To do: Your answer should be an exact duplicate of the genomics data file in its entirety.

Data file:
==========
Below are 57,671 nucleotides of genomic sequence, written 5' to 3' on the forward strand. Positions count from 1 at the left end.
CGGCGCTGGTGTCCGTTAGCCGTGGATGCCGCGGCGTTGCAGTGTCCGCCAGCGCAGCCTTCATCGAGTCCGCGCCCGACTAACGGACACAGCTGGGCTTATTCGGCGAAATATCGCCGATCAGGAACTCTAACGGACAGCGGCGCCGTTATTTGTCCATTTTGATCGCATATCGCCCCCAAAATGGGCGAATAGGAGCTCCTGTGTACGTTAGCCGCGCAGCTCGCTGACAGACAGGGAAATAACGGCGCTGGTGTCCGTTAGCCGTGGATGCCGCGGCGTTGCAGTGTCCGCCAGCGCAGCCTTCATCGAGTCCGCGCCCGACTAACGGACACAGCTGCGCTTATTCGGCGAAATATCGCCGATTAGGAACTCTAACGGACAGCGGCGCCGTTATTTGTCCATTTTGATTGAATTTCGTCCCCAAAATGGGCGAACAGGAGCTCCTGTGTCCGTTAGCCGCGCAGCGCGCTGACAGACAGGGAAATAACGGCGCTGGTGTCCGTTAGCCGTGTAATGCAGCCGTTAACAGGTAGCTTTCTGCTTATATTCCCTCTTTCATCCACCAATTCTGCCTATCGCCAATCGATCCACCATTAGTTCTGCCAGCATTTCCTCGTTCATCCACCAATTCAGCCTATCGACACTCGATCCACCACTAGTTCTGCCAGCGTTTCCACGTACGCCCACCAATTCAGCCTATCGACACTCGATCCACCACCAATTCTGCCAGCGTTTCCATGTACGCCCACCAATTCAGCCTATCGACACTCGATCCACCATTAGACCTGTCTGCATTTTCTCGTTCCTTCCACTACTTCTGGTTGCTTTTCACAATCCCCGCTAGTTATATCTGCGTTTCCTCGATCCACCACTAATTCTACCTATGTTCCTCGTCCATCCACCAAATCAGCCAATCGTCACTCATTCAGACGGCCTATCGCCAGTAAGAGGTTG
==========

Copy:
Below are 57,671 nucleotides of genomic sequence, written 5' to 3' on the forward strand. Positions count from 1 at the left end.
CGGCGCTGGTGTCCGTTAGCCGTGGATGCCGCGGCGTTGCAGTGTCCGCCAGCGCAGCCTTCATCGAGTCCGCGCCCGACTAACGGACACAGCTGGGCTTATTCGGCGAAATATCGCCGATCAGGAACTCTAACGGACAGCGGCGCCGTTATTTGTCCATTTTGATCGCATATCGCCCCCAAAATGGGCGAATAGGAGCTCCTGTGTACGTTAGCCGCGCAGCTCGCTGACAGACAGGGAAATAACGGCGCTGGTGTCCGTTAGCCGTGGATGCCGCGGCGTTGCAGTGTCCGCCAGCGCAGCCTTCATCGAGTCCGCGCCCGACTAACGGACACAGCTGCGCTTATTCGGCGAAATATCGCCGATTAGGAACTCTAACGGACAGCGGCGCCGTTATTTGTCCATTTTGATTGAATTTCGTCCCCAAAATGGGCGAACAGGAGCTCCTGTGTCCGTTAGCCGCGCAGCGCGCTGACAGACAGGGAAATAACGGCGCTGGTGTCCGTTAGCCGTGTAATGCAGCCGTTAACAGGTAGCTTTCTGCTTATATTCCCTCTTTCATCCACCAATTCTGCCTATCGCCAATCGATCCACCATTAGTTCTGCCAGCATTTCCTCGTTCATCCACCAATTCAGCCTATCGACACTCGATCCACCACTAGTTCTGCCAGCGTTTCCACGTACGCCCACCAATTCAGCCTATCGACACTCGATCCACCACCAATTCTGCCAGCGTTTCCATGTACGCCCACCAATTCAGCCTATCGACACTCGATCCACCATTAGACCTGTCTGCATTTTCTCGTTCCTTCCACTACTTCTGGTTGCTTTTCACAATCCCCGCTAGTTATATCTGCGTTTCCTCGATCCACCACTAATTCTACCTATGTTCCTCGTCCATCCACCAAATCAGCCAATCGTCACTCATTCAGACGGCCTATCGCCAGTAAGAGGTTG